MERSING (Johor) – As efforts were intensified yesterday to find the sole Singaporean still missing after the Boxing Day tragedy in Malaysia, the first accounts have emerged from survivors of the boat mishap that has now claimed the lives of four Singaporeans.
Choppy waters, a violent shaking of the boat and then the struggle in the water – for some, even a struggle to escape the boat cabin. The story was told while more than 130 personnel from various agencies in Mersing were out at sea to search for Mr Ng Kian Teck, 44.
Although the search was halted when darkness fell, Johor chief police officer Mohd Mokhtar Mohd Shariff told the media – and distraught family members, when he visited the operations room at Tanjong Leman ferry terminal in the afternoon – that the authorities would do whatever it takes to find Mr Ng.
"We’ll carry on as long as is needed to look for the missing person. I’ve also instructed the police to expedite investigations." he said.
He declined to comment on whether there were enough life jackets on the boat for the 29 passengers – including 19 Singaporeans – as investigations were ongoing, but it was clear that the boat travelling towards mainland from a kelong near Sibu island was overloaded.
One of the survivors, Mr Heng Lih Hooi, said he knew there were life jackets in the cabin – 12, according to his wife – but none of the passengers were wearing them, nor were they asked to.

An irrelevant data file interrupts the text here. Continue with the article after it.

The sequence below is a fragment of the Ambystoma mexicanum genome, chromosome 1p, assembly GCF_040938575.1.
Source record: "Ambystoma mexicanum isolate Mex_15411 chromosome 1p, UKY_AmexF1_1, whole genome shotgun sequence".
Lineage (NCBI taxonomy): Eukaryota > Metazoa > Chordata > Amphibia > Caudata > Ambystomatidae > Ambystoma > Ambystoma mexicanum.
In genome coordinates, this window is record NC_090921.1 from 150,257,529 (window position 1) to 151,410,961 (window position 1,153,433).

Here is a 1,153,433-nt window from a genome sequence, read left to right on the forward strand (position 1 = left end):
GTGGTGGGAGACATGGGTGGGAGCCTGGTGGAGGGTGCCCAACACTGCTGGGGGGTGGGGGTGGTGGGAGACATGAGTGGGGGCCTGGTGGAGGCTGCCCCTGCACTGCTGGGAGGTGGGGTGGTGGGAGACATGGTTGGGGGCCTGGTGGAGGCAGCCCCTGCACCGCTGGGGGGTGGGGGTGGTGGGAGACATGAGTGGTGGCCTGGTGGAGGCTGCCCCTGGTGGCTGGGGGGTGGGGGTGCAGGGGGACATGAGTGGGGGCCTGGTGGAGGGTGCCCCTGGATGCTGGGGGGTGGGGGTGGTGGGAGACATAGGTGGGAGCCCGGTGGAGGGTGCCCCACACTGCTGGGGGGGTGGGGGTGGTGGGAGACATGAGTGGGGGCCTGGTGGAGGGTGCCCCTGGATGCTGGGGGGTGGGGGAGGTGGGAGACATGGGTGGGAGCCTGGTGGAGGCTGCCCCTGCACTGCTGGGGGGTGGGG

"I think wearing the life jackets could probably have saved some of our friends," he told MediaCorp as he related the chaotic situation shortly before the boat capsized.
"About 15 to 20 minutes after we left the kelong, we experienced choppy waters. So the boat was actually shaking quite violently, especially left and right. At some time, the boatman asked some of us to go to the front of the boat. I think he was trying to balance the boat. And he called for the action two times."
The boat then sank and a rescue boat arrived 10 minutes later.
"Many of us were trying to struggle out of the cabin. And some of them actually broke the glass, the window, in order to climb out," said Mr Heng.
"I was more worried about my loved ones because my wife is a non-swimmer. I myself am a non-swimmer …
"The waves kept on splashing over (us) and we were drinking a lot of (sea) water. In fact, some of our relatives were admitted to hospital because of drinking too much sea water.
"I would say we cheated death this time round. We were lucky to survive."
He may not have been the only one. Singapore permanent resident and mechanic Mr Liang, together with his wife and 13-year-old daughter, were supposed to be on the boat that capsized, but decided to take a later boat after he overheard talk that the former was leaking, although investigations are still ongoing.
Earlier in the day, the body of the fourth Singaporean victim, Mr Tor Soon Kwee, 41, was recovered and identified by family members. Some distraught family members of the four victims gathered outside the mortuary at Mersing yesterday, while others came together at the ferry terminal to offer prayers. One Singaporeans remains warded in hospital
Mr Mokhtar said the authorities will form a committee to prevent a similar incident from happening again.